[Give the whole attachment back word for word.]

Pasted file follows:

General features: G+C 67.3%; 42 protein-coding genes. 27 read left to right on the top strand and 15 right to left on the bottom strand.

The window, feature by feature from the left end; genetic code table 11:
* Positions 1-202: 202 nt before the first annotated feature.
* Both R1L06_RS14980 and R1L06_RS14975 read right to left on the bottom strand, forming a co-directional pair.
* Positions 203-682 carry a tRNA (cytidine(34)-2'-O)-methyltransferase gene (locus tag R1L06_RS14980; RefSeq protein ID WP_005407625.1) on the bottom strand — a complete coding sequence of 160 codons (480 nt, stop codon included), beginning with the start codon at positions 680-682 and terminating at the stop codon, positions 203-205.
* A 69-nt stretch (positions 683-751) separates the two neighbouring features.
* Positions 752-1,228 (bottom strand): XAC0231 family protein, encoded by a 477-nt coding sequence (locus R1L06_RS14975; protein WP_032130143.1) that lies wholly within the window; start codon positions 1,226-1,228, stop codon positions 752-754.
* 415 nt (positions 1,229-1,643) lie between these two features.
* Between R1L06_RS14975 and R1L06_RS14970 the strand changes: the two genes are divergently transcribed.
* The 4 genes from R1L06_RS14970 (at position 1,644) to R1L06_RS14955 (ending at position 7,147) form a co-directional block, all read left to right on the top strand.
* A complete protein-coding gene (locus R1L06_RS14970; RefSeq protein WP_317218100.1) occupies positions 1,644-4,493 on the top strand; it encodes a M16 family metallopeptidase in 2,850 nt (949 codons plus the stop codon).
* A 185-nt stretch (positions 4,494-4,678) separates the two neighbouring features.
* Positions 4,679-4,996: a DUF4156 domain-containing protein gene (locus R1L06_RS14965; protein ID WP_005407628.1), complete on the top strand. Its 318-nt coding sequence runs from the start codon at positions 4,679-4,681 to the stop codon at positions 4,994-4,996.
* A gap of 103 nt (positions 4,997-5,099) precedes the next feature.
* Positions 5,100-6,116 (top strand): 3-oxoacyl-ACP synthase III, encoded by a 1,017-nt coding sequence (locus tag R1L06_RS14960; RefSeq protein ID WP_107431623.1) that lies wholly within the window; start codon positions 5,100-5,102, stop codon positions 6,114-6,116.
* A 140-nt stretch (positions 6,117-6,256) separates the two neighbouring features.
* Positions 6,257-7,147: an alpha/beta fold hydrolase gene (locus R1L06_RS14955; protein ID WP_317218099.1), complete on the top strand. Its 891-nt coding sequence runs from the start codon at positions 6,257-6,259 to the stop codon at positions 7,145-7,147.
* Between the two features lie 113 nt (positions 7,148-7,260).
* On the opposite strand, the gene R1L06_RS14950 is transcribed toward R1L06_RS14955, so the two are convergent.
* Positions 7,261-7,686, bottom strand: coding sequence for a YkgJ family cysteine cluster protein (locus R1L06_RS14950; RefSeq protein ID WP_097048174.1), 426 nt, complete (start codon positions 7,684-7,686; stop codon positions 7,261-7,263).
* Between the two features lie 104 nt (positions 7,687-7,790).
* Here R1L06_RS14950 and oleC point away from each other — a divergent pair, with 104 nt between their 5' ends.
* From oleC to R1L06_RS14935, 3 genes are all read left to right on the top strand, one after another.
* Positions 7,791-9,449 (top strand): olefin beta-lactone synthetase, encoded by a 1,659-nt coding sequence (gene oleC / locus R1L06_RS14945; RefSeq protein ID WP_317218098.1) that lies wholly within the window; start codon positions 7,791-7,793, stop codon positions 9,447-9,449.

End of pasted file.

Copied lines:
General features: G+C 67.3%; 42 protein-coding genes. 27 read left to right on the top strand and 15 right to left on the bottom strand.

The window, feature by feature from the left end; genetic code table 11:
* Positions 1-202: 202 nt before the first annotated feature.
* Both R1L06_RS14980 and R1L06_RS14975 read right to left on the bottom strand, forming a co-directional pair.
* Positions 203-682 carry a tRNA (cytidine(34)-2'-O)-methyltransferase gene (locus tag R1L06_RS14980; RefSeq protein ID WP_005407625.1) on the bottom strand — a complete coding sequence of 160 codons (480 nt, stop codon included), beginning with the start codon at positions 680-682 and terminating at the stop codon, positions 203-205.
* A 69-nt stretch (positions 683-751) separates the two neighbouring features.
* Positions 752-1,228 (bottom strand): XAC0231 family protein, encoded by a 477-nt coding sequence (locus R1L06_RS14975; protein WP_032130143.1) that lies wholly within the window; start codon positions 1,226-1,228, stop codon positions 752-754.
* 415 nt (positions 1,229-1,643) lie between these two features.
* Between R1L06_RS14975 and R1L06_RS14970 the strand changes: the two genes are divergently transcribed.
* The 4 genes from R1L06_RS14970 (at position 1,644) to R1L06_RS14955 (ending at position 7,147) form a co-directional block, all read left to right on the top strand.
* A complete protein-coding gene (locus R1L06_RS14970; RefSeq protein WP_317218100.1) occupies positions 1,644-4,493 on the top strand; it encodes a M16 family metallopeptidase in 2,850 nt (949 codons plus the stop codon).
* A 185-nt stretch (positions 4,494-4,678) separates the two neighbouring features.
* Positions 4,679-4,996: a DUF4156 domain-containing protein gene (locus R1L06_RS14965; protein ID WP_005407628.1), complete on the top strand. Its 318-nt coding sequence runs from the start codon at positions 4,679-4,681 to the stop codon at positions 4,994-4,996.
* A gap of 103 nt (positions 4,997-5,099) precedes the next feature.
* Positions 5,100-6,116 (top strand): 3-oxoacyl-ACP synthase III, encoded by a 1,017-nt coding sequence (locus tag R1L06_RS14960; RefSeq protein ID WP_107431623.1) that lies wholly within the window; start codon positions 5,100-5,102, stop codon positions 6,114-6,116.
* A 140-nt stretch (positions 6,117-6,256) separates the two neighbouring features.
* Positions 6,257-7,147: an alpha/beta fold hydrolase gene (locus R1L06_RS14955; protein ID WP_317218099.1), complete on the top strand. Its 891-nt coding sequence runs from the start codon at positions 6,257-6,259 to the stop codon at positions 7,145-7,147.
* Between the two features lie 113 nt (positions 7,148-7,260).
* On the opposite strand, the gene R1L06_RS14950 is transcribed toward R1L06_RS14955, so the two are convergent.
* Positions 7,261-7,686, bottom strand: coding sequence for a YkgJ family cysteine cluster protein (locus R1L06_RS14950; RefSeq protein ID WP_097048174.1), 426 nt, complete (start codon positions 7,684-7,686; stop codon positions 7,261-7,263).
* Between the two features lie 104 nt (positions 7,687-7,790).
* Here R1L06_RS14950 and oleC point away from each other — a divergent pair, with 104 nt between their 5' ends.
* From oleC to R1L06_RS14935, 3 genes are all read left to right on the top strand, one after another.
* Positions 7,791-9,449 (top strand): olefin beta-lactone synthetase, encoded by a 1,659-nt coding sequence (gene oleC / locus R1L06_RS14945; RefSeq protein ID WP_317218098.1) that lies wholly within the window; start codon positions 7,791-7,793, stop codon positions 9,447-9,449.